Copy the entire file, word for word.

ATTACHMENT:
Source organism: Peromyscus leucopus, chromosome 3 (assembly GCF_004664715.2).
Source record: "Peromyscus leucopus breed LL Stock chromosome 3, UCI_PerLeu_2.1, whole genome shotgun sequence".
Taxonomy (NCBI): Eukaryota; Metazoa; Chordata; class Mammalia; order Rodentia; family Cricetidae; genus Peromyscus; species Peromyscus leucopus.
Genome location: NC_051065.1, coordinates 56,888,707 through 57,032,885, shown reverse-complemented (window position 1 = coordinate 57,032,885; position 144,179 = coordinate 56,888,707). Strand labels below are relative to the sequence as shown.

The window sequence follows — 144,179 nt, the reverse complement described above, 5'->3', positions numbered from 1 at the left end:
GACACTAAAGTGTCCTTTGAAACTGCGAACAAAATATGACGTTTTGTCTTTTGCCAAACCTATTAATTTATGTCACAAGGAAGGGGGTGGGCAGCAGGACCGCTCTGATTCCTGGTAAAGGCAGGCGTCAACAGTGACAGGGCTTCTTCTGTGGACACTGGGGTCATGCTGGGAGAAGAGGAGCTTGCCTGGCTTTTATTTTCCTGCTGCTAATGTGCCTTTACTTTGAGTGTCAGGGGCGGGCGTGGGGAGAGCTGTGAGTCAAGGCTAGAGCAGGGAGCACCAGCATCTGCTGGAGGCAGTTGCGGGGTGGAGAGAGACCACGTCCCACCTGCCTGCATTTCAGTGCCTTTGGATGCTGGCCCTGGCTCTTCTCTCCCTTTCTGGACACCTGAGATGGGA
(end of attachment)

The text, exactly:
Source organism: Peromyscus leucopus, chromosome 3 (assembly GCF_004664715.2).
Source record: "Peromyscus leucopus breed LL Stock chromosome 3, UCI_PerLeu_2.1, whole genome shotgun sequence".
Taxonomy (NCBI): Eukaryota; Metazoa; Chordata; class Mammalia; order Rodentia; family Cricetidae; genus Peromyscus; species Peromyscus leucopus.
Genome location: NC_051065.1, coordinates 56,888,707 through 57,032,885, shown reverse-complemented (window position 1 = coordinate 57,032,885; position 144,179 = coordinate 56,888,707). Strand labels below are relative to the sequence as shown.

The window sequence follows — 144,179 nt, the reverse complement described above, 5'->3', positions numbered from 1 at the left end:
GACACTAAAGTGTCCTTTGAAACTGCGAACAAAATATGACGTTTTGTCTTTTGCCAAACCTATTAATTTATGTCACAAGGAAGGGGGTGGGCAGCAGGACCGCTCTGATTCCTGGTAAAGGCAGGCGTCAACAGTGACAGGGCTTCTTCTGTGGACACTGGGGTCATGCTGGGAGAAGAGGAGCTTGCCTGGCTTTTATTTTCCTGCTGCTAATGTGCCTTTACTTTGAGTGTCAGGGGCGGGCGTGGGGAGAGCTGTGAGTCAAGGCTAGAGCAGGGAGCACCAGCATCTGCTGGAGGCAGTTGCGGGGTGGAGAGAGACCACGTCCCACCTGCCTGCATTTCAGTGCCTTTGGATGCTGGCCCTGGCTCTTCTCTCCCTTTCTGGACACCTGAGATGGGA